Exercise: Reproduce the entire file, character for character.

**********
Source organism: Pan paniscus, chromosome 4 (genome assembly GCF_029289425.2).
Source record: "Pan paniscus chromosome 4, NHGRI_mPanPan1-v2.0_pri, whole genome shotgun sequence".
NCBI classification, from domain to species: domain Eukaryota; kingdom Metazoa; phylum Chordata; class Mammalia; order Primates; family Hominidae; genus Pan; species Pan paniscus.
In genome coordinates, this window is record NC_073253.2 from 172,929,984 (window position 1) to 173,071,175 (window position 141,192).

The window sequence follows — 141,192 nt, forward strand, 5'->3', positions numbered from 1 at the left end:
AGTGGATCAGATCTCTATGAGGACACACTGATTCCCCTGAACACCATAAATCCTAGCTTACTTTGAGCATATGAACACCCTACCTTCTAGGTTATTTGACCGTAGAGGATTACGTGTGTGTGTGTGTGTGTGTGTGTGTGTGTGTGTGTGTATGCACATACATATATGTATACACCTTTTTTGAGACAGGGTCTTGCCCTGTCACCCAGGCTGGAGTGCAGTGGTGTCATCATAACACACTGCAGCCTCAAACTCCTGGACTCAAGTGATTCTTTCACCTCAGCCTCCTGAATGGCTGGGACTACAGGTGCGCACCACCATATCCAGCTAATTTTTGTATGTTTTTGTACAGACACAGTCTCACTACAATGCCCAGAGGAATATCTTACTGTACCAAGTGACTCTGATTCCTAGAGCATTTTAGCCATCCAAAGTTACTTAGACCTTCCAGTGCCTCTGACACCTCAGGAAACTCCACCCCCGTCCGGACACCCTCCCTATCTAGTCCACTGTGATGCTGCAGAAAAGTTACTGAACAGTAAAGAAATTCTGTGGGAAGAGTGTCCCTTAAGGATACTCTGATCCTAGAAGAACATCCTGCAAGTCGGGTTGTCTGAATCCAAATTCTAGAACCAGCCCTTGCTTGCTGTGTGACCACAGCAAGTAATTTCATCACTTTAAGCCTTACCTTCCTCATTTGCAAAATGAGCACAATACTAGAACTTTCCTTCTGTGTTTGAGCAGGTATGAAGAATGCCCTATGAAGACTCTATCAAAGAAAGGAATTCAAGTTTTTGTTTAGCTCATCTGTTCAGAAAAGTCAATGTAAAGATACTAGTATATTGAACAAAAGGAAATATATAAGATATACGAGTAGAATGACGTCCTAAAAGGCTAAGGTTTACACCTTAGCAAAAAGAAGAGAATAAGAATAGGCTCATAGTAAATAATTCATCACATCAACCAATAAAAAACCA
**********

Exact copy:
Source organism: Pan paniscus, chromosome 4 (genome assembly GCF_029289425.2).
Source record: "Pan paniscus chromosome 4, NHGRI_mPanPan1-v2.0_pri, whole genome shotgun sequence".
NCBI classification, from domain to species: domain Eukaryota; kingdom Metazoa; phylum Chordata; class Mammalia; order Primates; family Hominidae; genus Pan; species Pan paniscus.
In genome coordinates, this window is record NC_073253.2 from 172,929,984 (window position 1) to 173,071,175 (window position 141,192).

The window sequence follows — 141,192 nt, forward strand, 5'->3', positions numbered from 1 at the left end:
AGTGGATCAGATCTCTATGAGGACACACTGATTCCCCTGAACACCATAAATCCTAGCTTACTTTGAGCATATGAACACCCTACCTTCTAGGTTATTTGACCGTAGAGGATTACGTGTGTGTGTGTGTGTGTGTGTGTGTGTGTGTGTGTGTATGCACATACATATATGTATACACCTTTTTTGAGACAGGGTCTTGCCCTGTCACCCAGGCTGGAGTGCAGTGGTGTCATCATAACACACTGCAGCCTCAAACTCCTGGACTCAAGTGATTCTTTCACCTCAGCCTCCTGAATGGCTGGGACTACAGGTGCGCACCACCATATCCAGCTAATTTTTGTATGTTTTTGTACAGACACAGTCTCACTACAATGCCCAGAGGAATATCTTACTGTACCAAGTGACTCTGATTCCTAGAGCATTTTAGCCATCCAAAGTTACTTAGACCTTCCAGTGCCTCTGACACCTCAGGAAACTCCACCCCCGTCCGGACACCCTCCCTATCTAGTCCACTGTGATGCTGCAGAAAAGTTACTGAACAGTAAAGAAATTCTGTGGGAAGAGTGTCCCTTAAGGATACTCTGATCCTAGAAGAACATCCTGCAAGTCGGGTTGTCTGAATCCAAATTCTAGAACCAGCCCTTGCTTGCTGTGTGACCACAGCAAGTAATTTCATCACTTTAAGCCTTACCTTCCTCATTTGCAAAATGAGCACAATACTAGAACTTTCCTTCTGTGTTTGAGCAGGTATGAAGAATGCCCTATGAAGACTCTATCAAAGAAAGGAATTCAAGTTTTTGTTTAGCTCATCTGTTCAGAAAAGTCAATGTAAAGATACTAGTATATTGAACAAAAGGAAATATATAAGATATACGAGTAGAATGACGTCCTAAAAGGCTAAGGTTTACACCTTAGCAAAAAGAAGAGAATAAGAATAGGCTCATAGTAAATAATTCATCACATCAACCAATAAAAAACCA